Shift of visual fixation dependent on background illumination

J Neurophysiol. 1998 May;79(5):2766-81. doi: 10.1152/jn.1998.79.5.2766.


Visual fixation, the act of maintaining the eyes directed toward a location of interest, is a highly skilled behavior necessary for high-level vision in primates. In spite of its significance, visual fixation is not well understood; it is not even clear what attributes of the visual input are used to control fixation. Here we show, in four Macaca fascicularis monkeys, that the position the eyes assume during fixation depends on the luminance of the background. Dark background yields fixation positions that are shifted upward with respect to the fixation positions obtained with a dimly illuminated, featureless background. This phenomenon was observed previously in a nutshell by Snodderly; here first we rigorously establish its existence by testing proper controls. We then study the properties of this upshift of the fixation position. We show that, although the size of the upshift varies between monkeys, for all monkeys the upshift is larger than the radius of the fovea. Hence, if the background is dim, the eyes are positioned during fixation so that the target does not fall on the fovea. The size of the upshift remains almost unchanged while the eyes fixate at different orbital positions; thus the upshift is not caused by orbital mechanics. The upshift clearly is present even at the first days of training, but with additional training in fixation with dark background, the upshift increases in size. The upshift rotates with the head. The upshift increases gradually with decreasing levels of background luminosity. Luminosity, not visual contrast, is indeed the primary variable determining the size of the upshift. The contribution of a unit area of the retina to the upshift decreases as inverse square root of distance from the target; therefore, it is the perifoveal region of the retina that mostly contributes to the upshift, while the far periphery has little influence. The upshift can be induced or be canceled in the midst of a fixation by changing the background illumination; hence, the upshift is indeed an attribute of the fixation control system. Finally, the fixation-upshift studied here is different from a previously reported upshift of the endpoints of memory-guided saccades with respect to their target locations. These two types of upshift add up to each other. In discussing the function of the upshift, we note a possible morphological analogue with the retinal rod distribution. The upshift moves the line of gaze to a point intermediate between the fovea and the "dorsal rod peak." The upshift thus may improve visual acuity in scotopic conditions. The brain structure in which the upshift is generated must be involved in both ocular control and visual sensation. We consider several possibilities, of which we regard as the most likely the cerebellum and superior colliculus.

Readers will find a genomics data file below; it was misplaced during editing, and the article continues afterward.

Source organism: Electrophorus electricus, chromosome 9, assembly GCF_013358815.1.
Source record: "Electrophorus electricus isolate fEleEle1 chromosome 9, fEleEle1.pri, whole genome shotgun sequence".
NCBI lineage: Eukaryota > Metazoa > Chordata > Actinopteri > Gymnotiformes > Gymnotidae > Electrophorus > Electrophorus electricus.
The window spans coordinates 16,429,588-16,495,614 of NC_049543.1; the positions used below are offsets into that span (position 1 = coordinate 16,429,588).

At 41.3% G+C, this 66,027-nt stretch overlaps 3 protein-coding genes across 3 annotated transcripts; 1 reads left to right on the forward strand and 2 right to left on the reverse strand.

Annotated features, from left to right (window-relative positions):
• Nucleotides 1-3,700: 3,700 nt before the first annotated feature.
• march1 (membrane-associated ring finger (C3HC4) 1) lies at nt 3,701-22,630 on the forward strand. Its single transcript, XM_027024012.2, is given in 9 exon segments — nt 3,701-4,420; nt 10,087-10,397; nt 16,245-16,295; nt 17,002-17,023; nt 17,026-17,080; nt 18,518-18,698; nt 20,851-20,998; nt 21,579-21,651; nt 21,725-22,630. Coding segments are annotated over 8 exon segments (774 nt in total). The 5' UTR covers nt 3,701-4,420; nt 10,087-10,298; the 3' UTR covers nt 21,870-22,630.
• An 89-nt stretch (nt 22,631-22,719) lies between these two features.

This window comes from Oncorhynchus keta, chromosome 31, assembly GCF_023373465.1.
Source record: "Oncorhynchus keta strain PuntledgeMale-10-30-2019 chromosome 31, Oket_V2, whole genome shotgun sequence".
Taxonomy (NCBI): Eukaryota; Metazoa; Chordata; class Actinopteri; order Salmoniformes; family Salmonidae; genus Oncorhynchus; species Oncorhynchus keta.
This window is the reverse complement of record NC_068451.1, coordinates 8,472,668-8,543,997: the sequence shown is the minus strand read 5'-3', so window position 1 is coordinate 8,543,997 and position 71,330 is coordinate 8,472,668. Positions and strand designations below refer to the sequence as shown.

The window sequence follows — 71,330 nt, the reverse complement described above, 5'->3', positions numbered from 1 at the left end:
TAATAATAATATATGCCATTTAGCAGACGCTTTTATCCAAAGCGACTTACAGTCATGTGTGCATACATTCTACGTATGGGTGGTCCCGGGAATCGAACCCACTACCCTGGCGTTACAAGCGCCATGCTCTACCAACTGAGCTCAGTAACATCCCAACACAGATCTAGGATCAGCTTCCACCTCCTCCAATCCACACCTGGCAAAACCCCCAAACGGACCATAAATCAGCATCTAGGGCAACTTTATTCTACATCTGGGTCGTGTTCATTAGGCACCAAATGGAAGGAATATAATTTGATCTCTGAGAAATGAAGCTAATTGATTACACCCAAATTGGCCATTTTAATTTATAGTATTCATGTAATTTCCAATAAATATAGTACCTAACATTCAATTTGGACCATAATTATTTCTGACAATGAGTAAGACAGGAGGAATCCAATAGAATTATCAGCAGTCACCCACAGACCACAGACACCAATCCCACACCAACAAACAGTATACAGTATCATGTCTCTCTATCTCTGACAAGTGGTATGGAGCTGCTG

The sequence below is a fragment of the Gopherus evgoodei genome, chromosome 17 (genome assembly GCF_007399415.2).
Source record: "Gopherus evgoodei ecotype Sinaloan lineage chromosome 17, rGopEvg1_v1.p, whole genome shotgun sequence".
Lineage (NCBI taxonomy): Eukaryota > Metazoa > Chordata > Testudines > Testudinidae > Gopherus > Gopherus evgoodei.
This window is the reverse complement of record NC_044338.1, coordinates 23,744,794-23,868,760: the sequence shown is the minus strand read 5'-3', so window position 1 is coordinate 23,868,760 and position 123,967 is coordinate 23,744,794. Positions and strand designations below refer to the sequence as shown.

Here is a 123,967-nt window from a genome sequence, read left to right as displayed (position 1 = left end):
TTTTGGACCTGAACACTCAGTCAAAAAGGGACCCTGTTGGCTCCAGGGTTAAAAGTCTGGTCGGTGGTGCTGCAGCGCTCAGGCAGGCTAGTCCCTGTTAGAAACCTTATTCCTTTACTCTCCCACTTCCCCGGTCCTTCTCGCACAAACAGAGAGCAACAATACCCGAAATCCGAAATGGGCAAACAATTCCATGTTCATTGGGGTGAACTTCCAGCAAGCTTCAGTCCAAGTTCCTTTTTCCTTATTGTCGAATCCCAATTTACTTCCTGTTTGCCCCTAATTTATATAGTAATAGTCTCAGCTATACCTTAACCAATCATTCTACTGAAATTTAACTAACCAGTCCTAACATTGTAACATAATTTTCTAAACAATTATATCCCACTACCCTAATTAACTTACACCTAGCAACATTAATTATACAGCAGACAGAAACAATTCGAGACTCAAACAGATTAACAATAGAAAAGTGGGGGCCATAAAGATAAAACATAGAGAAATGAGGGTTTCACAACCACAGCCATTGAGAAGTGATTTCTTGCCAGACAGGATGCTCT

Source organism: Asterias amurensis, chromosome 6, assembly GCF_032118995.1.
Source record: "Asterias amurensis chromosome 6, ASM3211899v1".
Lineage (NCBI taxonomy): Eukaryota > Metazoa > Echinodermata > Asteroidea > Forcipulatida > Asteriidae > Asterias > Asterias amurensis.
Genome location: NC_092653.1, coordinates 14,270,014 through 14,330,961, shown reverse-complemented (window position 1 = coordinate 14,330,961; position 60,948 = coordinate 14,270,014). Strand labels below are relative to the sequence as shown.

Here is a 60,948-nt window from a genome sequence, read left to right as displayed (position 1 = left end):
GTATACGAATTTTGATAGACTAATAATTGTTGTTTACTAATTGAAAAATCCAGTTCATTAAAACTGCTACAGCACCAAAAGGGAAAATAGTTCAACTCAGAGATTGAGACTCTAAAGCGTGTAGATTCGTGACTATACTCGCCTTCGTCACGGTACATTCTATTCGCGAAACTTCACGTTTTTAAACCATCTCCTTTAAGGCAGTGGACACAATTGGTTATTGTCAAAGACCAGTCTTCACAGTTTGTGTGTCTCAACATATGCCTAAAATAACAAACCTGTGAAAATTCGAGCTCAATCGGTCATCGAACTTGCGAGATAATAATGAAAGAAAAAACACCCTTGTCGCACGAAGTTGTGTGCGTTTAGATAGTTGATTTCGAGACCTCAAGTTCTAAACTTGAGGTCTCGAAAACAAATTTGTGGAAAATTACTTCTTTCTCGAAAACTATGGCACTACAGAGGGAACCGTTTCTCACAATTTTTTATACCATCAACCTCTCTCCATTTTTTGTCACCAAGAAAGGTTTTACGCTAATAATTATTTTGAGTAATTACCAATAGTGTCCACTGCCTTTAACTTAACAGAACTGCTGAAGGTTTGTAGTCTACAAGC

Publication types

  • Comparative Study
  • Research Support, Non-U.S. Gov't

MeSH terms

  • Animals
  • Contrast Sensitivity
  • Darkness
  • Eye Movements / physiology
  • Fixation, Ocular / physiology
  • Fixation, Ocular / radiation effects*
  • Head / physiology
  • Lighting*
  • Macaca fascicularis
  • Posture